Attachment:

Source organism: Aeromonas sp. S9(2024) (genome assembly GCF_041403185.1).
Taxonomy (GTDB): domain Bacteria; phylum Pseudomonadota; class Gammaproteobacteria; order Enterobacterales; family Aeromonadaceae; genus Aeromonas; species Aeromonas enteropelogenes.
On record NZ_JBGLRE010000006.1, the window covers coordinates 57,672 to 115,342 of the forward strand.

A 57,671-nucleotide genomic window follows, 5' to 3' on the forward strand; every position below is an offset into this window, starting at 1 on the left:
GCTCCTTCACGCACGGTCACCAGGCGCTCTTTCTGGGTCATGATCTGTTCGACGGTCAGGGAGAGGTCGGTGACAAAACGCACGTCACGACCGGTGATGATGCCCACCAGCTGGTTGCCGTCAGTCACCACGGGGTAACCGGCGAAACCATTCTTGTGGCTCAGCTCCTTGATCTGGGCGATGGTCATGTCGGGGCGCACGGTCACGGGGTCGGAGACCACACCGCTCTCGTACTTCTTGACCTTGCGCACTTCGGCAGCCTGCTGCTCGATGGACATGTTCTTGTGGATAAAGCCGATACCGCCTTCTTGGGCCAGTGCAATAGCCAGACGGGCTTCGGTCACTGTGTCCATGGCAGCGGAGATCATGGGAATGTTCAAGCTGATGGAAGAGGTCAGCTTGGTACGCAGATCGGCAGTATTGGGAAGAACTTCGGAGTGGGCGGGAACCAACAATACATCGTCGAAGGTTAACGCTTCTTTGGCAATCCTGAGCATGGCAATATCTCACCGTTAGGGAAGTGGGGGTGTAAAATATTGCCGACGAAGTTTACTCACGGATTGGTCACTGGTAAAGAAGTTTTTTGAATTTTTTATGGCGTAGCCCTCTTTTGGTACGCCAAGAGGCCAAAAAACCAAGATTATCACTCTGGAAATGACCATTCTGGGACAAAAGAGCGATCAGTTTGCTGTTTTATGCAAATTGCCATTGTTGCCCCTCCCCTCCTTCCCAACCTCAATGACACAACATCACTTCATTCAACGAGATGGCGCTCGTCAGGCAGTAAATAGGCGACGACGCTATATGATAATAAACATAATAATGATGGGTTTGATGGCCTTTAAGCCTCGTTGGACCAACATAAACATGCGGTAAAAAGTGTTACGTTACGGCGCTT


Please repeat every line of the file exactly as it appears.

Source organism: Aeromonas sp. S9(2024) (genome assembly GCF_041403185.1).
Taxonomy (GTDB): domain Bacteria; phylum Pseudomonadota; class Gammaproteobacteria; order Enterobacterales; family Aeromonadaceae; genus Aeromonas; species Aeromonas enteropelogenes.
On record NZ_JBGLRE010000006.1, the window covers coordinates 57,672 to 115,342 of the forward strand.

A 57,671-nucleotide genomic window follows, 5' to 3' on the forward strand; every position below is an offset into this window, starting at 1 on the left:
GCTCCTTCACGCACGGTCACCAGGCGCTCTTTCTGGGTCATGATCTGTTCGACGGTCAGGGAGAGGTCGGTGACAAAACGCACGTCACGACCGGTGATGATGCCCACCAGCTGGTTGCCGTCAGTCACCACGGGGTAACCGGCGAAACCATTCTTGTGGCTCAGCTCCTTGATCTGGGCGATGGTCATGTCGGGGCGCACGGTCACGGGGTCGGAGACCACACCGCTCTCGTACTTCTTGACCTTGCGCACTTCGGCAGCCTGCTGCTCGATGGACATGTTCTTGTGGATAAAGCCGATACCGCCTTCTTGGGCCAGTGCAATAGCCAGACGGGCTTCGGTCACTGTGTCCATGGCAGCGGAGATCATGGGAATGTTCAAGCTGATGGAAGAGGTCAGCTTGGTACGCAGATCGGCAGTATTGGGAAGAACTTCGGAGTGGGCGGGAACCAACAATACATCGTCGAAGGTTAACGCTTCTTTGGCAATCCTGAGCATGGCAATATCTCACCGTTAGGGAAGTGGGGGTGTAAAATATTGCCGACGAAGTTTACTCACGGATTGGTCACTGGTAAAGAAGTTTTTTGAATTTTTTATGGCGTAGCCCTCTTTTGGTACGCCAAGAGGCCAAAAAACCAAGATTATCACTCTGGAAATGACCATTCTGGGACAAAAGAGCGATCAGTTTGCTGTTTTATGCAAATTGCCATTGTTGCCCCTCCCCTCCTTCCCAACCTCAATGACACAACATCACTTCATTCAACGAGATGGCGCTCGTCAGGCAGTAAATAGGCGACGACGCTATATGATAATAAACATAATAATGATGGGTTTGATGGCCTTTAAGCCTCGTTGGACCAACATAAACATGCGGTAAAAAGTGTTACGTTACGGCGCTT